I am in a small town in the US and someone says Bob Dylan has a small, informal concert in a house nearby. I go there and listen to him play. Since I am not a big Bob Dylan fan, I thought to myself “at least I can say I have heard him play”. I wake up, and realize I can’t even say that since it was just a dream.
This is a good example of the interplay between dream and wake consciousness. In the dream, I think “at least I can say I have been to a Bob Dylan concert”. It’s a ticked box on my list of things I have done. When I wake up, I realize I can’t even say that since it was a dream. And it helps me notice this in me. I do this in life, to some extent.
I have a mental list of ticked ✓ boxes of things I have done and experienced. And although it helps to remind me of the richness of my life (any life is rich in this way), it also feels a bit hollow. If I do it for practical memory purposes, that’s fine. But I seem to do it partly for feeling better about myself.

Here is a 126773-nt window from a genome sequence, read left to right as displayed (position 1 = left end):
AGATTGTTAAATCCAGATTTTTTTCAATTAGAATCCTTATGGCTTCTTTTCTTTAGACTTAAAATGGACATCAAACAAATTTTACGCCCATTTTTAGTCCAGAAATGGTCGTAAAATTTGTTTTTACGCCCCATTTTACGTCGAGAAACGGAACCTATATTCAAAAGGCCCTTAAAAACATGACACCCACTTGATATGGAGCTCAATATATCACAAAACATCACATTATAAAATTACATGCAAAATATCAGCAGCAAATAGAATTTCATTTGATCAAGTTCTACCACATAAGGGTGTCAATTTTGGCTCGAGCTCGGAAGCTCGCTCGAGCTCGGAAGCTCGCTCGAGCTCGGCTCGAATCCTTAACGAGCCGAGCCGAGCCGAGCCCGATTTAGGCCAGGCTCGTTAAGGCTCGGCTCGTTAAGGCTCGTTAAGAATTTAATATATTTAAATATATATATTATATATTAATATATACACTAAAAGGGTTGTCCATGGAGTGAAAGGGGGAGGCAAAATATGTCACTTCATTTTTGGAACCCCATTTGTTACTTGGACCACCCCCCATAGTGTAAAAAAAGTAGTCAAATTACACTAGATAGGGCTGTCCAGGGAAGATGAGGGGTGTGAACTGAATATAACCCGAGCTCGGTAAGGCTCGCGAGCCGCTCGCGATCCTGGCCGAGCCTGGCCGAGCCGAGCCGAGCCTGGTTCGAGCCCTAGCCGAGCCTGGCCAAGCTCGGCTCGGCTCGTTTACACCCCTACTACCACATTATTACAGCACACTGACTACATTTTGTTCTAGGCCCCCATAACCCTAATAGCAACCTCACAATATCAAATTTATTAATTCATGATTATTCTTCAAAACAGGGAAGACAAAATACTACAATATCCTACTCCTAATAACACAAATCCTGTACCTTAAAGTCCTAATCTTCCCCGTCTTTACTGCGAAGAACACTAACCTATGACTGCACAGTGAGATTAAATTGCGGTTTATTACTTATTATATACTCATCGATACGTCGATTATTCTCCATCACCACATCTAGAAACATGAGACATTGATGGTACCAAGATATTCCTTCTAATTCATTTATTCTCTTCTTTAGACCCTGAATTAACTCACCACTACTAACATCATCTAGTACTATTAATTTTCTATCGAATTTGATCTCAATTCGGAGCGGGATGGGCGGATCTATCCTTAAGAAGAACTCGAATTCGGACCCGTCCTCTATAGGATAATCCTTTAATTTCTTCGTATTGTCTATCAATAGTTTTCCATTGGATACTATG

And although that’s fine too, it can be a pointer to something that’s not quite healed in me. A part of me feels not good enough, and uses this list to feel a little better. It’s very human, very universal. And it’s good to explore a bit, and meet that part. Feel the sensations there. Notice the beliefs it’s coming from. Notice, allow, and rest with the sensations and then the thoughts. Find appreciation for it (it’s there to protect me). Thanking it for protecting me. Listening to what it wishes me to hear and know. Investigate the belief. Notice my earliest memory of having it. Invite in healing for this part of me. (These days, I tend to use a combination or inquiry, dialog, and Vortex Healing for this.)
So the dream in itself wasn’t the most helpful. It was the interaction between the dream and waking up. The initial disappointment of not being able to say “I have heard the legend Bob Dylan play live”.